BOEM lowers shallow-water royalty rate for Lease Sale 249
The Bureau of Ocean Energy Management has set the royalty rate at 12.5% for leases located in water depths less than 200 m (656 ft) in the proposed Gulf of Mexico Sale 249.
WASHINGTON, D.C.– The Bureau of Ocean Energy Management (BOEM) has set the royalty rate at 12.5% for leases located in water depths less than 200 m (656 ft) in the proposed Gulf of Mexico Sale 249.
This is lower than the proposed 18.75% royalty rate for shallow-water leases that it published in the proposed notice of sale, and is consistent with the federal onshore oil and gas lease royalty rate of 12.5%.
The bureau said the reduction reflects recent market conditions and the marginal nature of remaining GoM shelf resources. The royalty rate of leases in water depths more than 200 m will remain at 18.75% as in the proposed notice of sale.
Lease Sale 249 is currently scheduled for Aug. 16, 2017. It is the first scheduled lease sale in the 2017-2022 outer continental shelf oil and gas leasing program, and is also the first scheduledGulf of Mexico region-wide sale that encompasses all available acreage in the Western, Central, and Eastern planning areas.
The unleased blocks are located between 3 nautical miles offshore out to the outer limit of the US’ jurisdiction over the outer continental shelf (OCS) in water depths ranging from 3 m (10 ft) to more than 3,400 m (11,155 ft).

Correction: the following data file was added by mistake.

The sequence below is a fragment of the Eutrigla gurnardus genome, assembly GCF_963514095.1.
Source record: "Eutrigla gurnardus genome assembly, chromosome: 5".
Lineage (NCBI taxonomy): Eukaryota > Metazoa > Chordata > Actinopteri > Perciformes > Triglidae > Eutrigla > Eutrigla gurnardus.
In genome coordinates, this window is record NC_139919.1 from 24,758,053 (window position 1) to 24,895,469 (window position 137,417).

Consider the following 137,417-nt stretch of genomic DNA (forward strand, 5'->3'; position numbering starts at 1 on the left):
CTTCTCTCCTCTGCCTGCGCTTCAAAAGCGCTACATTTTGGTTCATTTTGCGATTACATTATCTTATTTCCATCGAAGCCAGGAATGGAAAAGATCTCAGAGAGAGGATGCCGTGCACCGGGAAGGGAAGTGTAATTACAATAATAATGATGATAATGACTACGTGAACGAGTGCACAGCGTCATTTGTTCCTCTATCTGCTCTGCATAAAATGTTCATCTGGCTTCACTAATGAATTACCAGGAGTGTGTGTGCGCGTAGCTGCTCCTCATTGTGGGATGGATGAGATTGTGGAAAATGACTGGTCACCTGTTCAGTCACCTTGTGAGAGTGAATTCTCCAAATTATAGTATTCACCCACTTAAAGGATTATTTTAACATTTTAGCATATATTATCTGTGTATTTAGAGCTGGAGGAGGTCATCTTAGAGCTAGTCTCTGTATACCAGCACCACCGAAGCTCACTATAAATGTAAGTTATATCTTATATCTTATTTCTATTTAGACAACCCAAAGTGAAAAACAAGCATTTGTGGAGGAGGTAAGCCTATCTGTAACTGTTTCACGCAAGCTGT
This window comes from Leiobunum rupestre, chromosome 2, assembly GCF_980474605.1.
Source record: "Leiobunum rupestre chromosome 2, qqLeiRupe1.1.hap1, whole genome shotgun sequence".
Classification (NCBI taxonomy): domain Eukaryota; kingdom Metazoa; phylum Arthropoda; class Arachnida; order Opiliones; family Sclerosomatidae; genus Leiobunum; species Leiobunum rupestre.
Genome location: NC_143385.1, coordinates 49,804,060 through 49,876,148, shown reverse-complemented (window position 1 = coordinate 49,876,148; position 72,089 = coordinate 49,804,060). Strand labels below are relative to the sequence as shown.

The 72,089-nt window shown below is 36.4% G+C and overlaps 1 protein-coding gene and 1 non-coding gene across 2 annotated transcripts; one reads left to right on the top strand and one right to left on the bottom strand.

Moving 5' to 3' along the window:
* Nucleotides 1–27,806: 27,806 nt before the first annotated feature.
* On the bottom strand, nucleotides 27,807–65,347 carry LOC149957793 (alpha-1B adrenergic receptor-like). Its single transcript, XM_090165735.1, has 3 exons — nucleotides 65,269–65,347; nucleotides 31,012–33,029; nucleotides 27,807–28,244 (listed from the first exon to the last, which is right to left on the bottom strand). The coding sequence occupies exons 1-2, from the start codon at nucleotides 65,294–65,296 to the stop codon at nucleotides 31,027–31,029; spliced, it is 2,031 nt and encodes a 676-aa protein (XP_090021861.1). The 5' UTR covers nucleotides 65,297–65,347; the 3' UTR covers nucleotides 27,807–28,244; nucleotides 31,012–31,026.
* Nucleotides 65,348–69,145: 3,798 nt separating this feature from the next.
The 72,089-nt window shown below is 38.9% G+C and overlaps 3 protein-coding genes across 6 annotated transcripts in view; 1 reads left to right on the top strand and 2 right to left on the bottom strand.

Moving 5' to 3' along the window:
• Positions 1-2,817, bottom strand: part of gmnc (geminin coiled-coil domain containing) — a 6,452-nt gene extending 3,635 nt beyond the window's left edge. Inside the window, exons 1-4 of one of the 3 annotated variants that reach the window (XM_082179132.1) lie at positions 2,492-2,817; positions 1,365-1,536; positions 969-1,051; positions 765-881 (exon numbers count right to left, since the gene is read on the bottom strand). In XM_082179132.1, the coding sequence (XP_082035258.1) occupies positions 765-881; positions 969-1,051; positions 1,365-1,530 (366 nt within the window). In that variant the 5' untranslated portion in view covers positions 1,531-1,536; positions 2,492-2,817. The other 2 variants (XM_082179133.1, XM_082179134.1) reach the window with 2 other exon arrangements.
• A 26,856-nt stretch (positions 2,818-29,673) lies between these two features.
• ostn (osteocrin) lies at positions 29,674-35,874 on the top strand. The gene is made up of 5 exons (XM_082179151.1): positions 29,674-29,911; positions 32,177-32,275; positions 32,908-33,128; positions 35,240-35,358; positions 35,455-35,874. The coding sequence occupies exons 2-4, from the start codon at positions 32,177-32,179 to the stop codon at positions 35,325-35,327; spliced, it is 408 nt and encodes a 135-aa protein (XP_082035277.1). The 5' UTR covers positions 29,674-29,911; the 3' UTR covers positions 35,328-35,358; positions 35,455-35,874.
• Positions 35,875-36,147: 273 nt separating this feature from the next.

National Ocean Industries Association President Randall Luthi applauded the royalty rate reduction.
“This common-sense decision makes the royalty rate for shallow-water leases consistent with the federal onshore royalty rate and demonstrates genuine interest in attracting operators to the GoM shelf,” Luthi said. “TheTrump administration continues to keep its promises regarding the promotion and active encouragement of an ‘all the above’ energy policy.”
He continued: “BOEM’s decision to lower the shallow-water royalty rate for the August sale will provide a welcome financial incentive to hard hit operators on the GoM shelf. Extended low commodity prices and increased regulatory burden over the past few years have rendered exploration in shallow waters nearly extinct. Operators can now calculate a lower royalty rate as they prepare their bids, and we think this will generate more interest in the upcoming sale.
“The move is a good deal for the US taxpayer, because the alternative would be fewer leases sold and fewer resources developed. A 12.5% royalty rate is far better than a 0% royalty rate, which is what the government receives if there are no bids.”
BOEM also announced that it is analyzing a price-based royalty system and will be engaging stakeholders on this concept later this year. Its concept of a price-based royalty system would provide an incentive to lessees through lower royalty rates in times of lower oil prices, while also ensuring the federal government receives a greater return for OCS resources when prices are high.